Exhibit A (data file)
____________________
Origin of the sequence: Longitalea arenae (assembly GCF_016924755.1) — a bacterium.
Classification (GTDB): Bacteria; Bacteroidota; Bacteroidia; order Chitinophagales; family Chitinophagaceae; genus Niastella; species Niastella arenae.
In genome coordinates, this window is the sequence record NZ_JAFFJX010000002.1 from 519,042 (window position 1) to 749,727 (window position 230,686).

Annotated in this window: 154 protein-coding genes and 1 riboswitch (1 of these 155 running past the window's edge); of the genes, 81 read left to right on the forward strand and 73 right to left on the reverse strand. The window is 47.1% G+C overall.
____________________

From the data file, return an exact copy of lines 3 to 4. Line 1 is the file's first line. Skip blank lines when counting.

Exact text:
In genome coordinates, this window is the sequence record NZ_JAFFJX010000002.1 from 519,042 (window position 1) to 749,727 (window position 230,686).

Annotated in this window: 154 protein-coding genes and 1 riboswitch (1 of these 155 running past the window's edge); of the genes, 81 read left to right on the forward strand and 73 right to left on the reverse strand. The window is 47.1% G+C overall.